Community leaders are challenging the decision not to charge four Wilmington police officers in the death of Jeremy McDole.
“When you have officers sworn to protect and serve ALL CITIZENS, who espouse racial epitaphs, it is a cancerous ethos and culture that must be addressed and eradicated,”said Dr. Donald Morton of Complexities of Color Coalition.
On Wednesday, Morton along with area pastors Vincent Oliver, Shanika Perry, Rachel Livingston and Aretha Morton called for the Federal Department of Justice to investigate the September 2015 police involved shooting of wheelchair bound McDole. Wilmington City Councilman Jae Street is also working with the religious community for a further investigation.
The goal is to get the following three questions answered:
1. Does the existing state law regarding the use of deadly force, violate or conflict with Federal Civil Rights Laws?2. Does the existing state law and its identification with subjective belief provide an environment for the increased usage of deadly force?3. Does it have a disparate racial impact?
Last year’s shooting of 28 year-old McDole sparked an eight month investigation by the Delaware Department of Justice and concluded with a 31 page report about the incident.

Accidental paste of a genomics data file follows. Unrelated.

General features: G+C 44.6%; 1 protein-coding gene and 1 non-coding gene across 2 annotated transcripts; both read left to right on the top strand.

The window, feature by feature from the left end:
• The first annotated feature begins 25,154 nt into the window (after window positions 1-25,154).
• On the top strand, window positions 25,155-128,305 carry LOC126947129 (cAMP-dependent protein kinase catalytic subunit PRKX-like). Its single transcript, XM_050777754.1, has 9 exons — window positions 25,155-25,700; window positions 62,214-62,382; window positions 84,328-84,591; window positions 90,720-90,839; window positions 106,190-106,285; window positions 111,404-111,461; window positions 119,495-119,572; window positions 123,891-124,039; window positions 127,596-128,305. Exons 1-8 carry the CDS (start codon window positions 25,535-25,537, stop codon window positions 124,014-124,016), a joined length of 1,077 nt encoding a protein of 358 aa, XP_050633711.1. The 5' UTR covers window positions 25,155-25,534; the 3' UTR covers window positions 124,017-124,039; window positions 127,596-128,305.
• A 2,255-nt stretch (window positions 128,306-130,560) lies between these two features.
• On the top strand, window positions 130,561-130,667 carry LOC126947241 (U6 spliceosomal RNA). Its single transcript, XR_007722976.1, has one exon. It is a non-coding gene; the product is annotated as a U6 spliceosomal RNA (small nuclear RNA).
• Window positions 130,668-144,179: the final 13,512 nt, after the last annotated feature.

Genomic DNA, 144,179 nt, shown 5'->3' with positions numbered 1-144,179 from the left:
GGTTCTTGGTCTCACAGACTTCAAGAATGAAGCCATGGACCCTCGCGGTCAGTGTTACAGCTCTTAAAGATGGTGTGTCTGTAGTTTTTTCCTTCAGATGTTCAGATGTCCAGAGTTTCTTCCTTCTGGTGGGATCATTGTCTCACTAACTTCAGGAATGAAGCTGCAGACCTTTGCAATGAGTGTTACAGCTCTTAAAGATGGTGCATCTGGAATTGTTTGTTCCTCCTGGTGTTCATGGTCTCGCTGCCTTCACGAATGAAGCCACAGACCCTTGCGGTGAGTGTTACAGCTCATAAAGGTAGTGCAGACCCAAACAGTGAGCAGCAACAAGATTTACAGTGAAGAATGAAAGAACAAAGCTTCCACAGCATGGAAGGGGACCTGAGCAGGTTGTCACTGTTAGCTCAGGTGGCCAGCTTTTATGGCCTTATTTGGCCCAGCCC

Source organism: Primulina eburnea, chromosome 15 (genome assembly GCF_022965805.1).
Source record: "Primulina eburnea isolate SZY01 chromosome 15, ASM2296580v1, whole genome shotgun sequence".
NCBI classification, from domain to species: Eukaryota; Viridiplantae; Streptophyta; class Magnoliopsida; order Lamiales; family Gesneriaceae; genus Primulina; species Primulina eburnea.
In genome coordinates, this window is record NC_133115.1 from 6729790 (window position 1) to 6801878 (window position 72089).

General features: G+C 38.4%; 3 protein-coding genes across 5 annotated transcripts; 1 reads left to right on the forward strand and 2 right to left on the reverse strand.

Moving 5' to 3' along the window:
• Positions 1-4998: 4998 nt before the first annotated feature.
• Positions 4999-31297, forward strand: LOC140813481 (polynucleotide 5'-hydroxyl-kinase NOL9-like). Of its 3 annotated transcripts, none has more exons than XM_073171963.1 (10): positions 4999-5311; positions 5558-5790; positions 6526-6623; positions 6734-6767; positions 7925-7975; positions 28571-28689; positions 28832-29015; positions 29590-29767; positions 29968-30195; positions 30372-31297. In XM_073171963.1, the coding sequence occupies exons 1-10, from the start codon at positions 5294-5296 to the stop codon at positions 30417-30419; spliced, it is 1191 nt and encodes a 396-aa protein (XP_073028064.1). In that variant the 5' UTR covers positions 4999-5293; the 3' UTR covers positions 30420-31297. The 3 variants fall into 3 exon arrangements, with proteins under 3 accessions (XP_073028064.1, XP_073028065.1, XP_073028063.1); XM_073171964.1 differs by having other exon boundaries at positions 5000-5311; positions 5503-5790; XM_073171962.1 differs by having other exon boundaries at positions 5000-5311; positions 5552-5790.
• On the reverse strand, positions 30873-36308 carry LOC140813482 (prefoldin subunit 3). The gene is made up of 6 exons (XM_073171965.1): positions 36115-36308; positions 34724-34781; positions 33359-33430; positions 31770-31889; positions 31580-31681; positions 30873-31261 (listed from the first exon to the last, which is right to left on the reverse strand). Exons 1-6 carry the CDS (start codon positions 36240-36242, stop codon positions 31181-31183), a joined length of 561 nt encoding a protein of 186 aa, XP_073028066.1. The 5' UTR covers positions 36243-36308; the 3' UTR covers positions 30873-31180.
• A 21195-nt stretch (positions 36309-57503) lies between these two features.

The four officers named in the report were: Senior Cpl. Thomas Silva, Cpl. Thomas Lynch, Cpl. James MacColl and Senior Cpl. Joseph Dellose. Community officials are also calling for the immediate termination of Dellose who the report recognizes as an officer “that should not be employed by the Wilmington Police Department in any job that involves the handling of a firearm in public.”
On September 23, 2015 Wilmington police reported that McDole was armed with a .38 caliber weapon on the 1800 Block of Tulip Street. A caller to 9-1-1 that day said McDole shot himself.
The victim’s family has disputed those claims and filed a civil lawsuit against the police department.
According to Dr. Morton the Delaware justice system, “lacks the moral, political and institutional courage necessary to be the trailblazer in doing that which is right and just.”
“The way in which black and brown bodies have been devalued and treated as less than human perpetuates a communal trauma that must be addressed and repented of,” Dr. Morton added.
On Friday, the McDole family will march against police brutality and the Wilmington Police Department. It will be the family’s third organized march to raise awareness about the shooting.
“What does it say when the Justice that is supposedly blind, is only blind to the needs and rights of the vulnerable and marginalized of our society,” Dr. Morton said.